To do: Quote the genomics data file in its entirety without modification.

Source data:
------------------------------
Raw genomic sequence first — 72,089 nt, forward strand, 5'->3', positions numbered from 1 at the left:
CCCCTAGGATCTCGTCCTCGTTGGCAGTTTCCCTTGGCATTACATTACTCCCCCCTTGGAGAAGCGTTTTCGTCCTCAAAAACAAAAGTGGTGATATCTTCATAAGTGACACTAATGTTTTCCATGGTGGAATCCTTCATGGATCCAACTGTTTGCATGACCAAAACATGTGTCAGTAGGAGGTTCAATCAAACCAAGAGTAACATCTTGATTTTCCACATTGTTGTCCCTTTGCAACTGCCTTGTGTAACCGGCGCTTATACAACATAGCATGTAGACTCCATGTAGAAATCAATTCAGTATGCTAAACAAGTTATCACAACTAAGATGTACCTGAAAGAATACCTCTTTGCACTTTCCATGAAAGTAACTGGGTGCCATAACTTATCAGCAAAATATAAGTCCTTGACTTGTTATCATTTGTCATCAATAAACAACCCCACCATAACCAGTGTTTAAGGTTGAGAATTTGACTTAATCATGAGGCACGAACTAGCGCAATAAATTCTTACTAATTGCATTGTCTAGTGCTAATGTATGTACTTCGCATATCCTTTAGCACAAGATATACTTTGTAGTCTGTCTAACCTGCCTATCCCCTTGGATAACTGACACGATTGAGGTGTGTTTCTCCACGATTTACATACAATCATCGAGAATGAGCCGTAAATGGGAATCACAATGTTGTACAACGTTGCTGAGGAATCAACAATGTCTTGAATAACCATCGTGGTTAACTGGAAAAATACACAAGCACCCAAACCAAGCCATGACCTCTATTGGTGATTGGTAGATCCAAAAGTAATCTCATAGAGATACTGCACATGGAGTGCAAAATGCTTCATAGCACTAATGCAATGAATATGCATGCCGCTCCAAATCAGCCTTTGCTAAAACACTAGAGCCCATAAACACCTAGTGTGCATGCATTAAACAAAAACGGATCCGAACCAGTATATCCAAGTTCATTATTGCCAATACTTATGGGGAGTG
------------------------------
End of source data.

Raw genomic sequence first — 72,089 nt, forward strand, 5'->3', positions numbered from 1 at the left:
CCCCTAGGATCTCGTCCTCGTTGGCAGTTTCCCTTGGCATTACATTACTCCCCCCTTGGAGAAGCGTTTTCGTCCTCAAAAACAAAAGTGGTGATATCTTCATAAGTGACACTAATGTTTTCCATGGTGGAATCCTTCATGGATCCAACTGTTTGCATGACCAAAACATGTGTCAGTAGGAGGTTCAATCAAACCAAGAGTAACATCTTGATTTTCCACATTGTTGTCCCTTTGCAACTGCCTTGTGTAACCGGCGCTTATACAACATAGCATGTAGACTCCATGTAGAAATCAATTCAGTATGCTAAACAAGTTATCACAACTAAGATGTACCTGAAAGAATACCTCTTTGCACTTTCCATGAAAGTAACTGGGTGCCATAACTTATCAGCAAAATATAAGTCCTTGACTTGTTATCATTTGTCATCAATAAACAACCCCACCATAACCAGTGTTTAAGGTTGAGAATTTGACTTAATCATGAGGCACGAACTAGCGCAATAAATTCTTACTAATTGCATTGTCTAGTGCTAATGTATGTACTTCGCATATCCTTTAGCACAAGATATACTTTGTAGTCTGTCTAACCTGCCTATCCCCTTGGATAACTGACACGATTGAGGTGTGTTTCTCCACGATTTACATACAATCATCGAGAATGAGCCGTAAATGGGAATCACAATGTTGTACAACGTTGCTGAGGAATCAACAATGTCTTGAATAACCATCGTGGTTAACTGGAAAAATACACAAGCACCCAAACCAAGCCATGACCTCTATTGGTGATTGGTAGATCCAAAAGTAATCTCATAGAGATACTGCACATGGAGTGCAAAATGCTTCATAGCACTAATGCAATGAATATGCATGCCGCTCCAAATCAGCCTTTGCTAAAACACTAGAGCCCATAAACACCTAGTGTGCATGCATTAAACAAAAACGGATCCGAACCAGTATATCCAAGTTCATTATTGCCAATACTTATGGGGAGTG